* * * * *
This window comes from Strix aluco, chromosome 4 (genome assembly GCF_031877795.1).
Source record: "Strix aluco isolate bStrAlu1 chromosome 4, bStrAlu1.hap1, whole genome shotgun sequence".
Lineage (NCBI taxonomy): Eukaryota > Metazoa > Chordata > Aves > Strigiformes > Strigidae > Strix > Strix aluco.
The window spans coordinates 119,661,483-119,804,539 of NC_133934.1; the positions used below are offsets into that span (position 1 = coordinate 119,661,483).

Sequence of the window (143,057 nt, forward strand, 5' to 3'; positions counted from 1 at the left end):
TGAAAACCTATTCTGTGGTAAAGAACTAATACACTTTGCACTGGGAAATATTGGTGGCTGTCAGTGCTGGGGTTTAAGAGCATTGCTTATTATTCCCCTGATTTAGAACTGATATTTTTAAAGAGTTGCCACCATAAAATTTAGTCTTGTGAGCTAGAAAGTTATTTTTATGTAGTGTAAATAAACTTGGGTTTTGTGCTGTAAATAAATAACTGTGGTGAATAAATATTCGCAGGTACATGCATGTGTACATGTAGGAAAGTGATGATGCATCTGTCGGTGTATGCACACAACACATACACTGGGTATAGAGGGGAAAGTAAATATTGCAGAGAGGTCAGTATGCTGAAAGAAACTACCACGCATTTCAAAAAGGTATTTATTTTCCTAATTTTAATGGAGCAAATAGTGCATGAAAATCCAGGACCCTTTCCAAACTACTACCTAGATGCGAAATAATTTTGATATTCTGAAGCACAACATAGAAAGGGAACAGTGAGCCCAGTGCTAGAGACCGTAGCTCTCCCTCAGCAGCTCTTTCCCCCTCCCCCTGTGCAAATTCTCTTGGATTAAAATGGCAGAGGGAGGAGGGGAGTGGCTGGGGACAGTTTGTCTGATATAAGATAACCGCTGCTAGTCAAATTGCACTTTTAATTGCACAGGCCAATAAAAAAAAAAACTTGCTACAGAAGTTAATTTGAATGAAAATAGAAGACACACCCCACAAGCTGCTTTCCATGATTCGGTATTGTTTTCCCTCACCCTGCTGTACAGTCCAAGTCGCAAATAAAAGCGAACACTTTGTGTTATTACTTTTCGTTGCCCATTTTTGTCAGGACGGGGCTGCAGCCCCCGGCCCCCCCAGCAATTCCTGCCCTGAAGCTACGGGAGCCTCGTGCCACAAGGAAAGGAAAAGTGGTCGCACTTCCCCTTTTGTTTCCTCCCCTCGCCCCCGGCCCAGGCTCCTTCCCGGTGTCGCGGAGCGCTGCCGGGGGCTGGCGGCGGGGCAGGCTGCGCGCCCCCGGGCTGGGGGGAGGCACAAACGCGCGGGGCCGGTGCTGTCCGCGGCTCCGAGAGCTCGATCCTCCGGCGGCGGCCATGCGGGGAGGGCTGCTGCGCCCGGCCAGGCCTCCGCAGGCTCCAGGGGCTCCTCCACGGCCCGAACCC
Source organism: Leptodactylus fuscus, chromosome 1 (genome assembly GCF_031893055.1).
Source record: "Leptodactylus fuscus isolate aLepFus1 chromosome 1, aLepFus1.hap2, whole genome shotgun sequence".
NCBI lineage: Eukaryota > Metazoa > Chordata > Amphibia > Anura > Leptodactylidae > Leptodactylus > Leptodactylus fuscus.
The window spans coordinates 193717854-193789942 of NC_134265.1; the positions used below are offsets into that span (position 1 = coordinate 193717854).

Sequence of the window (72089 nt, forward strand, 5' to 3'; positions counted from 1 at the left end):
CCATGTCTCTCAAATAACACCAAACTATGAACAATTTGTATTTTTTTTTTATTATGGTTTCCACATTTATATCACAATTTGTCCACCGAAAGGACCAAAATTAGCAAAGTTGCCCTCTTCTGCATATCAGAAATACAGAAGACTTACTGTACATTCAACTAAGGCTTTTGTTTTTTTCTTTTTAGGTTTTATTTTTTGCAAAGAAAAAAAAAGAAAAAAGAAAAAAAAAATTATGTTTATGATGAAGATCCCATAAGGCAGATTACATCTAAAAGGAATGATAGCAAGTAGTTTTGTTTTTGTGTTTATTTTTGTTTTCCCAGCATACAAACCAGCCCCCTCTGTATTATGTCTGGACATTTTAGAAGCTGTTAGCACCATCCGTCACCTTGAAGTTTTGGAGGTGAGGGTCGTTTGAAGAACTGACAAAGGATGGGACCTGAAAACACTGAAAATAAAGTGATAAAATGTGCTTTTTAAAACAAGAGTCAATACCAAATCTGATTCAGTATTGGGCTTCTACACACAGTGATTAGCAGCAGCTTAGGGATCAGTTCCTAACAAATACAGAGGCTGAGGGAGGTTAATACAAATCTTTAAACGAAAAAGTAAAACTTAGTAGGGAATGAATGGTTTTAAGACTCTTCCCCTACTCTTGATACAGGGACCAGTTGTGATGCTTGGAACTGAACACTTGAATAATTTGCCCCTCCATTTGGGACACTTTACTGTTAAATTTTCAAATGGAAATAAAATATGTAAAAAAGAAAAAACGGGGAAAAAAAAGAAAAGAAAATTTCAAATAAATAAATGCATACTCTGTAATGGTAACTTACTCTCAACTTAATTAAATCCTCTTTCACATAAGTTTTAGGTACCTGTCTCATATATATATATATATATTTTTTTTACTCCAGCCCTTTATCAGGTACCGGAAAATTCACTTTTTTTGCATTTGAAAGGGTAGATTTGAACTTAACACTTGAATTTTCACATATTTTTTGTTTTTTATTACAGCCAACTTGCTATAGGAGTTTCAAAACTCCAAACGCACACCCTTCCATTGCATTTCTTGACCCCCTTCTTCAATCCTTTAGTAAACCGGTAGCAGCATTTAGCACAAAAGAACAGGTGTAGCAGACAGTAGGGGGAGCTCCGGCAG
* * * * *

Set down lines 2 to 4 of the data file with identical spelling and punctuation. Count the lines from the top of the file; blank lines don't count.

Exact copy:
Source record: "Strix aluco isolate bStrAlu1 chromosome 4, bStrAlu1.hap1, whole genome shotgun sequence".
Lineage (NCBI taxonomy): Eukaryota > Metazoa > Chordata > Aves > Strigiformes > Strigidae > Strix > Strix aluco.
The window spans coordinates 119,661,483-119,804,539 of NC_133934.1; the positions used below are offsets into that span (position 1 = coordinate 119,661,483).